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The Post Office was separated from Royal Mail in 2012, and is owned by the UK Government. The Post Office has been undergoing a major network transformation programme. The company has been reforming itself in order to become more self-sustaining. This has included reducing central costs, increasing revenues, and modernising branches in the network.

The Post Office reported its first annual trading profit in sixteen years in 2016/17 – in 2017/18, trading profit increased to £35million. However Post Office revenues have fallen slightly over the last few years, largely the result of the reduction in Government Network Subsidy Payments.

Between 2010 and 2017, the Government allocated £2 billion to fund the Post Office’s modernisation and transformation programme. In December 2017, the Government agreed a new funding package of £370million for the Post Office to run till 2021. As part of this funding package, the Government Network Subsidy Payment continues to be reduced.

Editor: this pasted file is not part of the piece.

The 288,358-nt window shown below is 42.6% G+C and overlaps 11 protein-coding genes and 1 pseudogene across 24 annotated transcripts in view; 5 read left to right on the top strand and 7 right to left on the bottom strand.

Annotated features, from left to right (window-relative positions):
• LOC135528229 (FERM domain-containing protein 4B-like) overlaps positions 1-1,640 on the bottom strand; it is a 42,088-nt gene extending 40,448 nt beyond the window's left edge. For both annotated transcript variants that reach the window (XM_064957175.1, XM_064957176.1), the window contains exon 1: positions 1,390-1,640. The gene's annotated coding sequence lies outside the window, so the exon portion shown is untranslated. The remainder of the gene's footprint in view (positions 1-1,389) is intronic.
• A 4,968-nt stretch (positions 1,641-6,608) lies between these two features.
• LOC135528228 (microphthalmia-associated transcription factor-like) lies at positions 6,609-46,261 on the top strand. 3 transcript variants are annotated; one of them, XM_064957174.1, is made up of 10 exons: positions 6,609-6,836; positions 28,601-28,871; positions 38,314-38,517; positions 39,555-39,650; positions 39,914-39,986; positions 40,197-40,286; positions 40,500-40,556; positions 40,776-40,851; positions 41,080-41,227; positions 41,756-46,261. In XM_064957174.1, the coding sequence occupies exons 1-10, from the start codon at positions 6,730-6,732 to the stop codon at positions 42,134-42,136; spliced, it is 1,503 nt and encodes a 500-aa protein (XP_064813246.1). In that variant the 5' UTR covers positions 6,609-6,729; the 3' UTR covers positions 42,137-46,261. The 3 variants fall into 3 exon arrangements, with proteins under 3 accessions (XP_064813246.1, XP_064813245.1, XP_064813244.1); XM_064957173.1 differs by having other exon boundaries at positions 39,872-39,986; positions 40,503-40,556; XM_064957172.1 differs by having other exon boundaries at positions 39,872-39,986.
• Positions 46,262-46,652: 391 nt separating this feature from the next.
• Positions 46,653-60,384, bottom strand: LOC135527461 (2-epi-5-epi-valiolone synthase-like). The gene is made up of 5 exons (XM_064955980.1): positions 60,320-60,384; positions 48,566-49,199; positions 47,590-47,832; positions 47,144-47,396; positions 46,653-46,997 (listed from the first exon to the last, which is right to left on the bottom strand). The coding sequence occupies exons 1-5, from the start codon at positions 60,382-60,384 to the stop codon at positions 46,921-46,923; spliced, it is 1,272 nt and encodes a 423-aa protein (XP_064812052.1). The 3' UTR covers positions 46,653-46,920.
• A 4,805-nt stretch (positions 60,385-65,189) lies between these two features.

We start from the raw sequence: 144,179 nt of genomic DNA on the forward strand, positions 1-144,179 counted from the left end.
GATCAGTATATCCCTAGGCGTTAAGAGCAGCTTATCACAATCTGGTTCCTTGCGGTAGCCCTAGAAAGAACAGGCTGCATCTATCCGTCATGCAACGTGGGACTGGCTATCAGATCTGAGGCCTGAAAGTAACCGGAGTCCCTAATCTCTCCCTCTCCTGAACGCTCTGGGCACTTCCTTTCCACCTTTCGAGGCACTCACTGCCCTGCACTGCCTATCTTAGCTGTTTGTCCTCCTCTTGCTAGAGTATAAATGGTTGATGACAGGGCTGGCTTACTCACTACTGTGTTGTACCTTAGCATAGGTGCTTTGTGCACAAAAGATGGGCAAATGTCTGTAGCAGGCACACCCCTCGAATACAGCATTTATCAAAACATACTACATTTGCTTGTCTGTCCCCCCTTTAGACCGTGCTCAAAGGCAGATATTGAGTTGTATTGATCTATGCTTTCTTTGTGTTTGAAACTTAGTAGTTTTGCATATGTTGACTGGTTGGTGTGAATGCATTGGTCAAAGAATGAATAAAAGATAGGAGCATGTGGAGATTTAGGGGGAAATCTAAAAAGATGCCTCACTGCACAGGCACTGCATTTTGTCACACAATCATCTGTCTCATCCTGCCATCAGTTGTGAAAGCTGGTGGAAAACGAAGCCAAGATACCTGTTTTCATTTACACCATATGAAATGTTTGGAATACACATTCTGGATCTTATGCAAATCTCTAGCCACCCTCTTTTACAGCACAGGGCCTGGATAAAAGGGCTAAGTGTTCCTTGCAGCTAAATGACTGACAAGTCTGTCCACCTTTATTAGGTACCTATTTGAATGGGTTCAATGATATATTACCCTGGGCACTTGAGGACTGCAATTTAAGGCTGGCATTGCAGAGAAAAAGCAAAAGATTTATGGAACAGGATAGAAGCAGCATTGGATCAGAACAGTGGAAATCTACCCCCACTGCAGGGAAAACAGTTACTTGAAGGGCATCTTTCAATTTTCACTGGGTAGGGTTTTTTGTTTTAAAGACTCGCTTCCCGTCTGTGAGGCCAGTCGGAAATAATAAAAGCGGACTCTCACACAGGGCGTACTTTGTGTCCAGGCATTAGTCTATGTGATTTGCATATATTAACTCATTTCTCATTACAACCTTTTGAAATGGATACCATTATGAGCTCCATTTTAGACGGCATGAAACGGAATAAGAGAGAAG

Modernisation has seen the number of Crown Post Offices, those run directly by the Post Office, decrease in recent years. Some branches have been franchised to partners such as WHSmith. Many non-Crown Post Offices have been converted, moved or modernised into new types of branches.

The number of post offices has been relatively stable since 2009, though the overall network size has declined since the 1980s. The Library has a separate briefing on the number of Post Offices over time

Horizon software

The Post Office Horizon IT system issue has been a long, complicated and contested saga.

There have been debates in Parliament in relation to the Post Office and Horizon software issue which the Library has produced debate material for.

The Business, Energy, and Industrial Strategy (BEIS) Select Committee is currently undertaking an inquiry on the Post Office and Horizon. An evidence session was conducted on Tuesday 13 March 2020

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